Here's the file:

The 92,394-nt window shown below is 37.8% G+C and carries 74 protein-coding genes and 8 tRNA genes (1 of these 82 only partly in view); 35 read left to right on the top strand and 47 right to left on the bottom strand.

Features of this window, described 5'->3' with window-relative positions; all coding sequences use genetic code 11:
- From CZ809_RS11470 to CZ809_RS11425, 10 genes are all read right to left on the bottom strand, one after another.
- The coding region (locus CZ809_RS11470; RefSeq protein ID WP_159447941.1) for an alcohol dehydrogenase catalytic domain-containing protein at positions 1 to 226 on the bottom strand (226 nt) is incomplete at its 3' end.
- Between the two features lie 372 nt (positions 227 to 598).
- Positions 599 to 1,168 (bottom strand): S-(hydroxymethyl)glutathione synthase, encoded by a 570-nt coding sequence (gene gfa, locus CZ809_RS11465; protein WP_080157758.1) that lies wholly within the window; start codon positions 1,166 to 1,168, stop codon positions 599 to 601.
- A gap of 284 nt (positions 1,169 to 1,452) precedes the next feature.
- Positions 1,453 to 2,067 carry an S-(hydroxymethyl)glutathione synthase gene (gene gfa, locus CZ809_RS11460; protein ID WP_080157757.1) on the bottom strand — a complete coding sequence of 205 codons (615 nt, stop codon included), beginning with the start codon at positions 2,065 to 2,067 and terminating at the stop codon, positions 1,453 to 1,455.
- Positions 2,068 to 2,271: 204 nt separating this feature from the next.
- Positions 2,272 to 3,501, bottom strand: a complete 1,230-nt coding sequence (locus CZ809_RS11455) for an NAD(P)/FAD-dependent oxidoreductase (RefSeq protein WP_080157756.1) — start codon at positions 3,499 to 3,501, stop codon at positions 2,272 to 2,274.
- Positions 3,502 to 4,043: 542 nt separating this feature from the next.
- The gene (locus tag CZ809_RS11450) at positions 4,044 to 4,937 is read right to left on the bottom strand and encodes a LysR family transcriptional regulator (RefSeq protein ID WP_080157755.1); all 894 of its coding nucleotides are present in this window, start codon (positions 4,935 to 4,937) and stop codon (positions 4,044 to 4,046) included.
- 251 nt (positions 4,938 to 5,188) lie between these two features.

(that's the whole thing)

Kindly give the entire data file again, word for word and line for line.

The 92,394-nt window shown below is 37.8% G+C and carries 74 protein-coding genes and 8 tRNA genes (1 of these 82 only partly in view); 35 read left to right on the top strand and 47 right to left on the bottom strand.

Features of this window, described 5'->3' with window-relative positions; all coding sequences use genetic code 11:
- From CZ809_RS11470 to CZ809_RS11425, 10 genes are all read right to left on the bottom strand, one after another.
- The coding region (locus CZ809_RS11470; RefSeq protein ID WP_159447941.1) for an alcohol dehydrogenase catalytic domain-containing protein at positions 1 to 226 on the bottom strand (226 nt) is incomplete at its 3' end.
- Between the two features lie 372 nt (positions 227 to 598).
- Positions 599 to 1,168 (bottom strand): S-(hydroxymethyl)glutathione synthase, encoded by a 570-nt coding sequence (gene gfa, locus CZ809_RS11465; protein WP_080157758.1) that lies wholly within the window; start codon positions 1,166 to 1,168, stop codon positions 599 to 601.
- A gap of 284 nt (positions 1,169 to 1,452) precedes the next feature.
- Positions 1,453 to 2,067 carry an S-(hydroxymethyl)glutathione synthase gene (gene gfa, locus CZ809_RS11460; protein ID WP_080157757.1) on the bottom strand — a complete coding sequence of 205 codons (615 nt, stop codon included), beginning with the start codon at positions 2,065 to 2,067 and terminating at the stop codon, positions 1,453 to 1,455.
- Positions 2,068 to 2,271: 204 nt separating this feature from the next.
- Positions 2,272 to 3,501, bottom strand: a complete 1,230-nt coding sequence (locus CZ809_RS11455) for an NAD(P)/FAD-dependent oxidoreductase (RefSeq protein WP_080157756.1) — start codon at positions 3,499 to 3,501, stop codon at positions 2,272 to 2,274.
- Positions 3,502 to 4,043: 542 nt separating this feature from the next.
- The gene (locus tag CZ809_RS11450) at positions 4,044 to 4,937 is read right to left on the bottom strand and encodes a LysR family transcriptional regulator (RefSeq protein ID WP_080157755.1); all 894 of its coding nucleotides are present in this window, start codon (positions 4,935 to 4,937) and stop codon (positions 4,044 to 4,046) included.
- 251 nt (positions 4,938 to 5,188) lie between these two features.